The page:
An apostrophe walks into a coffee shop, and…

writing pen

Weapon of mass production: the humble writing pen. Image courtesy of cohdra, Morguefile.

SCENE: COFFEE SHOP, WEEKDAY, 5:00 P.M.

(Apostrophe shuffles in the door)

THE EDITOR: Hey, Apostrophe, how are you? What’s going on?

APOSTROPHE: Oh, man…..

THE EDITOR: Apostrophe, you don’t look so hot. Come on, sit down here. I’ll buy you a skinny latte.

APOSTROPHE: (sighs wearily): All right.

THE EDITOR: So come on, spill it. What’s happened?

APOSTROPHE: I’m just spread around so much these days. You know I don’t mind working hard, right? (Editor nods) I stand in for those vowels and consonants all the time. Whenever they need me — I stand in for the “O” in haven’t, don’t, won’t, wouldn’t and isn’t and the “A” of you’re and they’re. I replace the “G” in sayin’ and thinkin’. I even stand in for the “ou” in y’all and the “ha” of you’ve and the “wi” of we’ll.

THE EDITOR: That’s true. As long as I’ve known you, you’ve been the hardest working punctuation mark I know.

APOSTROPHE: But now they’re putting me in places I shouldn’t belong.

THE EDITOR: (astonished) Really?

APOSTROPHE: A lot of people are messing me up. I get put on the wrong side of a possessive case a lot.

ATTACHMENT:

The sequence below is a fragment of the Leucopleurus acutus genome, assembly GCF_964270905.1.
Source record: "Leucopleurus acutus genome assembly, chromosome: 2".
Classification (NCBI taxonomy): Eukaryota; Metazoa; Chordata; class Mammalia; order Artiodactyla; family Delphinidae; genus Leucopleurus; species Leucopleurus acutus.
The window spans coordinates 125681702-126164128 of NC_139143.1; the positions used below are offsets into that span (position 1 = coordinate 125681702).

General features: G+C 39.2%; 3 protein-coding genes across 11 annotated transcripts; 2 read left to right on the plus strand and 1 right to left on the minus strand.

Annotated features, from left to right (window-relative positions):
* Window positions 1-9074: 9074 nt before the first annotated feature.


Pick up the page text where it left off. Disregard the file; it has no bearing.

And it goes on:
THE EDITOR: (curiously) How so?

APOSTROPHE: Whenever I go in, somebody can’t quit figure out where I belong. If I’m not plural, they put me on the wrong side of the “s”, like  on “The Smith’s” mailbox when it should just be “The Smiths”. ARRRRRGH! People don’t get the “it” thing either.

THE EDITOR: The “it” thing?

APOSTROPHE: When I’m used to replace the second “I” in “it is”, that’s fine. But people think that I’m in possessive case too. Such as, you know, “it’s” when it should be “its”. What’s a self-respecting punctuation mark to do? They call, I go.

THE EDITOR: Okay, I get it. (thinks a moment) Apostrophe, maybe you just need a break. Let the vowels and consonants look after themselves for a while. Hmmm…where could you go?

APOSTROPHE: Good question. It would have to be somewhere that has a language they don’t use me for any purpose, and they use me a lot. German, Greek, French, Esperanto, Catalan, Dutch, Turkish, Hawaiian, Russian, Breton.

THE EDITOR: I’m sure you’ll figure it out. Feel better now, Apostrophe?

APOSTROPHE: Yes, thanks, Editor.

THE EDITOR: (smiles) No problem. Send me a postcard, will you?

APOSTROPHE: Will do. (grins back)

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